If work kept you from watching Tuesday afternoon's livestream from our Nationwide Staff and Volunteer Summit in Dallas, the replay of the presentations by CEO Gary Reedy, Len Lichtenfeld, MD, our acting chief medical officer, and Rich Wender, MD, our chief cancer control officer, are now available. (Please note that the replay begins 7 minutes in.) You'll find a recap of their remarks below.
Also available is the replay featuring the panel discussion on "Reimaging the Volunteer Staff Partnership" with volunteers Kyle Polke, Heddie Sumpter, and Melissa Park, and Shanna Lee, senior volunteer engagement manager at ACS. Also in this segment is the presentation of the 2019 Volunteer Leadership Award. This year's recipients are Diana Diaz, RN, MS, of Tennessee and Heddie Sumpter of Florida. Read more about them here.
Last, but not least, here is the replay of the final remarks of the evening, outgoing Board Chair Kevin Cullen's summary of the past year, and the introduction of our 2019 Board Chair Dan Heist, CPA. (This replay begins 11:45 minutes in.)
A recap of ACS leaders' presentations follows:
Gary announced the great news that we exceeded our 2018 revenue goal, and he gave a big shout out to the Northeast Region volunteers and staff and its EVP Kris Kim "for leading the way." He also gave a personal shout out to Chris Hansen, who is retiring as president of ACS CAN on Feb. 1. "He has been a trusted friend, advisor, and mentor to me, and I have learned so much from being in Chris's presence," Gary said.
Among other 2018 achievements, Gary cited:
- Launching the Cancer Control Blueprint and publishing five chapters of it
- Increasing colorectal cancer screening rates and introducing new colon cancer guidelines that lower the screening age to 45
- Launching our Mission: HPV Cancer Free campaign
- Increasing the number of patient rides to treatment by 38%, to 475,000
- Making great progress toward the 2019 launch of Navigation Tools
- The onboarding of 7,300 new volunteers
- Launching BrightEdge Ventures, our philanthropic impact fund that aims to get treatments to patients more quickly
- Delivering a balanced budget to the Board for 2019
Gary said in in 2019 we will create a new strategic plan for 2020-2025. "I want your American Cancer Society to become the Amazon of the non-profit cancer world. . . To be innovators, disruptors, changing the whole landscape of the cancer space. That's the goal and now we have to figure out strategically how we are going to get there," he said.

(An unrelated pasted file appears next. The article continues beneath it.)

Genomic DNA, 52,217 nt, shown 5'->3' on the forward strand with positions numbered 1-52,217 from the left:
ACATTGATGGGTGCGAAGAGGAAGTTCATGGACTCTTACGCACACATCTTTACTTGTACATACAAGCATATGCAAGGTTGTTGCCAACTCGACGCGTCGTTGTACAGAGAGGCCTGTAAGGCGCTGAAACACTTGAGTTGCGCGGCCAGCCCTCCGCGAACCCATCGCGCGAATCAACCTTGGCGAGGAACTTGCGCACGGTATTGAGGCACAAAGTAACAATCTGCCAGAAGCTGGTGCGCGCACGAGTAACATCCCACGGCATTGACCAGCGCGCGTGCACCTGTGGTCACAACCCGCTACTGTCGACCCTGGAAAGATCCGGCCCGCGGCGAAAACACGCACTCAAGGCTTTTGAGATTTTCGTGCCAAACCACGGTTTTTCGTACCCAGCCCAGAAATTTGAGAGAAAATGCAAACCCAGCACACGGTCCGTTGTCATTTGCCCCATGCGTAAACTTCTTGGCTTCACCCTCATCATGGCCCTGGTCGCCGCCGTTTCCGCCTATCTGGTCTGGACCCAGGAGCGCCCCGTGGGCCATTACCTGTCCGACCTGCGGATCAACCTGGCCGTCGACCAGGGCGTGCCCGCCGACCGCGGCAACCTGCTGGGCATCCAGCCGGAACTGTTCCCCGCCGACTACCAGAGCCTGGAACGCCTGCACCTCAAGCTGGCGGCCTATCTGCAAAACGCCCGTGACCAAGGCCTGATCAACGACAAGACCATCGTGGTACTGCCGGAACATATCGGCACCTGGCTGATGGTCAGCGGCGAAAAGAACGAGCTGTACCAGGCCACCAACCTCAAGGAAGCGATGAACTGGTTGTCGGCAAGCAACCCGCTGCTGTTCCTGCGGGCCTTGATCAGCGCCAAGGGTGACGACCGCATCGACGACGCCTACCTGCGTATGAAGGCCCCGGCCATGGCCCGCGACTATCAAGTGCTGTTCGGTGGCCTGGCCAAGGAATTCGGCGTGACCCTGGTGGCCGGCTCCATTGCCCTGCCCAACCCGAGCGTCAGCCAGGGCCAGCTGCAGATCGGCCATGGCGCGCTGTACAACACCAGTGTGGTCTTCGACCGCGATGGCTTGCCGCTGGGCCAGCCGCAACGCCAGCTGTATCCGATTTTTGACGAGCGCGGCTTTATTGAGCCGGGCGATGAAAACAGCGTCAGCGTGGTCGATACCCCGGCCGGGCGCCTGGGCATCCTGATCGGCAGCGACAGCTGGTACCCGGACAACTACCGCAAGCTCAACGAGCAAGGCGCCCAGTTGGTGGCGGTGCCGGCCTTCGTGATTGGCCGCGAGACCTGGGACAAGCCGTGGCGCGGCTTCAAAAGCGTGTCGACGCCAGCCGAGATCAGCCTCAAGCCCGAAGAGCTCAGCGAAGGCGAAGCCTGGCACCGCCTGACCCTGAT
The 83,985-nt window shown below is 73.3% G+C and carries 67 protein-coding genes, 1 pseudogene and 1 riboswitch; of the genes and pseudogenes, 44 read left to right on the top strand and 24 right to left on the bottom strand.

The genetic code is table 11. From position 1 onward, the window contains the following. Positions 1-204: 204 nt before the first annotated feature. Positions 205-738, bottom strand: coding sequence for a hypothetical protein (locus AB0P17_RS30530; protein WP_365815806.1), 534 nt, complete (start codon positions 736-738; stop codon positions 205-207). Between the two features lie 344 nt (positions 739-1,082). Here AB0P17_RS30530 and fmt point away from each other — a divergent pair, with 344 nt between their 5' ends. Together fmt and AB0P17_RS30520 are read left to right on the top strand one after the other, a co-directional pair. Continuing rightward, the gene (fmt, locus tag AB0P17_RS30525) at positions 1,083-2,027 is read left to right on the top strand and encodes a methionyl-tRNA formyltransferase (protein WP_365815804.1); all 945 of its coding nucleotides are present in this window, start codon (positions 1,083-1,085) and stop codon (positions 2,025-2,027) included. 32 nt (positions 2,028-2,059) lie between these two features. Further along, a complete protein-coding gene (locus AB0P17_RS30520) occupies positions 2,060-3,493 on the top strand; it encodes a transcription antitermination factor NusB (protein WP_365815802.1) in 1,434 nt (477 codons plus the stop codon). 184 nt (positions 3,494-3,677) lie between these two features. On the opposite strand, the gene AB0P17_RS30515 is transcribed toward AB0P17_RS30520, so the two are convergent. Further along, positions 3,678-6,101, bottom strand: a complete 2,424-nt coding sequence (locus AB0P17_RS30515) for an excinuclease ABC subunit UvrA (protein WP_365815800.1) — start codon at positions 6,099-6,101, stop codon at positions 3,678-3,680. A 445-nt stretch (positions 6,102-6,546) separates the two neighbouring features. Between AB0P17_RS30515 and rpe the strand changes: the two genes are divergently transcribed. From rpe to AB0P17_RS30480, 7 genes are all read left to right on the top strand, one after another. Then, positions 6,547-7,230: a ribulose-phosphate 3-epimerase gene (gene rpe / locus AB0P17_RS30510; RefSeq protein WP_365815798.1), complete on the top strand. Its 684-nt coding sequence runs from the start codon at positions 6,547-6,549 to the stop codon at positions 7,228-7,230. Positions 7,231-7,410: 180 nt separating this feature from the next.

Gary also announced the new ACS Cultural Beliefs, which will be rolled out to staff and volunteers later this year. They define how we will work together:
- Win Together - I work for team ACS and refuse to be divided over differences.
- Be Aligned - I align with organizational decisions and lead others to do the same.
- Reach Out - I consistently collaborate to maximize opportunities, and always act in the best interest of the enterprise.
- Raise the Bar - I press for excellence, commit to make progress, and demonstrate urgency in all that I do.
- Create Moments - I strive to create memorable and valued experiences every day.
- Do It - I take ownership for my goals, deadlines, and for delivering results.
Gary said he is "really excited about where we are now . . . From this solid foundation, we can accelerate our efforts to make this disease less frightening."
Next up was Len Lichtenfeld, MD, our acting chief medical officer, who gave an update on the state of cancer and an overview of our Research Department. Delivering good and bad news, he cited the 27% decline in cancer deaths over 25 years, and the worldwide obesity problem expected to cause cancer rates to rise. He said our Intramural Research Department will be applying strategies we learned in tobacco control to combat obesity and inactivity, and improving what we know about physical activity, sedentary behavior, and healthy eating by collecting objective device-based data from 20,000 CPS-3 participants.